To those not familiar with W.G. Sebald, the title might sound like a work of sci-fi or fantasy. Far from it. This work is based around a journey the author made through Norfolk, although he goes off down so many sideroutes of personal interest that it’s not even a travel book in any traditional sense. The topics covered include aspects of anatomy, history, herring fishing, Joseph Conrad, China, and the English hurricane of 1987, to name a few. And only Sebald would dare to end a book, classified as memoir/travel/history, with a chapter about the silkworm.
The Rings of Saturn is translated from the German by Michael Hulse, though Sebald himself was well acquainted with England before his untimely death in 2001. Another distinctive trait of Sebald’s is to break up his prose with photos related to the content, and that makes it more pleasing on the eye, given that it is quite dense with paragraphs often several pages in length. That said, Sebald is a superb stylist with a wonderful knack of being able to evoke the past with a clarity that makes you feel as if you are sharing every moment.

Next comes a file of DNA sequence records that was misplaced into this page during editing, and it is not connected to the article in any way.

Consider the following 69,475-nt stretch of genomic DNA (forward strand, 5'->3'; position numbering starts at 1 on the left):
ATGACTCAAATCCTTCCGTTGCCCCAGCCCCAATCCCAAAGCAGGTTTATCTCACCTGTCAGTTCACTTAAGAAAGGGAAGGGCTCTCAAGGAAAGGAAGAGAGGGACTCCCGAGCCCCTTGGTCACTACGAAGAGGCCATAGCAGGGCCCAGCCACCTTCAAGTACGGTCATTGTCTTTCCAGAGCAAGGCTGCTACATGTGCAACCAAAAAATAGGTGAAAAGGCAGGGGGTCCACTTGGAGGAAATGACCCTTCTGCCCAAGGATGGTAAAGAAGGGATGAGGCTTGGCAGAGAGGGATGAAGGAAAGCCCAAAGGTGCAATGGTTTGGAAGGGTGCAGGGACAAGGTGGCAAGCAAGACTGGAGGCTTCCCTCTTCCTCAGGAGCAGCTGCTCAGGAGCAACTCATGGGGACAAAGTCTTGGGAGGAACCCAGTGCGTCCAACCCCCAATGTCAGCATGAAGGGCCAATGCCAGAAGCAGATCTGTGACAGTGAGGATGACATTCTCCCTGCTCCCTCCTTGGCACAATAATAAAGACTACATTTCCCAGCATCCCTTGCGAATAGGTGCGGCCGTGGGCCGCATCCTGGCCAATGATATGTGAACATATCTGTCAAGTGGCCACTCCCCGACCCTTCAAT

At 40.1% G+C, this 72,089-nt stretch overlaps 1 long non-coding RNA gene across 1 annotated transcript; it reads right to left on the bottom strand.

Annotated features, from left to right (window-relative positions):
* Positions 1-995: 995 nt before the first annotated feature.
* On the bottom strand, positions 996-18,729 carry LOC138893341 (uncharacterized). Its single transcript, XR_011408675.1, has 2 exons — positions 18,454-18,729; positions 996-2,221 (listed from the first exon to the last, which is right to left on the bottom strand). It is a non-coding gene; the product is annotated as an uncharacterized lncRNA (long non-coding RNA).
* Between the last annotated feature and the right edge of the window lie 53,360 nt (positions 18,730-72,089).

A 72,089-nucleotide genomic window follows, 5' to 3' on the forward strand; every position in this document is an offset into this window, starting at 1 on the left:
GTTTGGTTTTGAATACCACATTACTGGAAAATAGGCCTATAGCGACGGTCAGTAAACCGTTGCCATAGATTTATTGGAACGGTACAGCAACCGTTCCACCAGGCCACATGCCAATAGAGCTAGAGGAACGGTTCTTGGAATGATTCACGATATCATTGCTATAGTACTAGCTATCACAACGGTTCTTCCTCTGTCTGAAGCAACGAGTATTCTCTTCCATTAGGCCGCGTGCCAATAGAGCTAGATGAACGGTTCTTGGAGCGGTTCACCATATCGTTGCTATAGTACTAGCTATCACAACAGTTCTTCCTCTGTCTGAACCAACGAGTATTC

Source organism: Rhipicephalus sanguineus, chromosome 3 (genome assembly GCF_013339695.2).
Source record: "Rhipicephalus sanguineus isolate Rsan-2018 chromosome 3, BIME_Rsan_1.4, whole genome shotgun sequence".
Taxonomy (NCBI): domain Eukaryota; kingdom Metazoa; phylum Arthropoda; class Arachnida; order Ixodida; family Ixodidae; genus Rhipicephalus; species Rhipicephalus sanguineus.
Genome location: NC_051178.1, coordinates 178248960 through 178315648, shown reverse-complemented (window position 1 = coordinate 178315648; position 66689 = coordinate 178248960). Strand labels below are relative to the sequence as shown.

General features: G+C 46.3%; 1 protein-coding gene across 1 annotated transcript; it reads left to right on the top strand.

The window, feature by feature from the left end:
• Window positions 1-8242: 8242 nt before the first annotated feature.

My mind wandered a little during the final third of this book. Maybe that wouldn’t bother the author too much because he seems to be all about moving on and exploring the next thing in a world where there is so much to see and experience.
I would have maybe given it three and half stars rather than four. There is a lot in it that I like but overall I didn’t enjoy it quite as much as Austerlitz, a novel that left me wondering why I hadn’t heard of this author before. However, that is a lot to live up to and Sebald is a total master at what he does. The question is more about how many will come along for the ride as he is very, very different.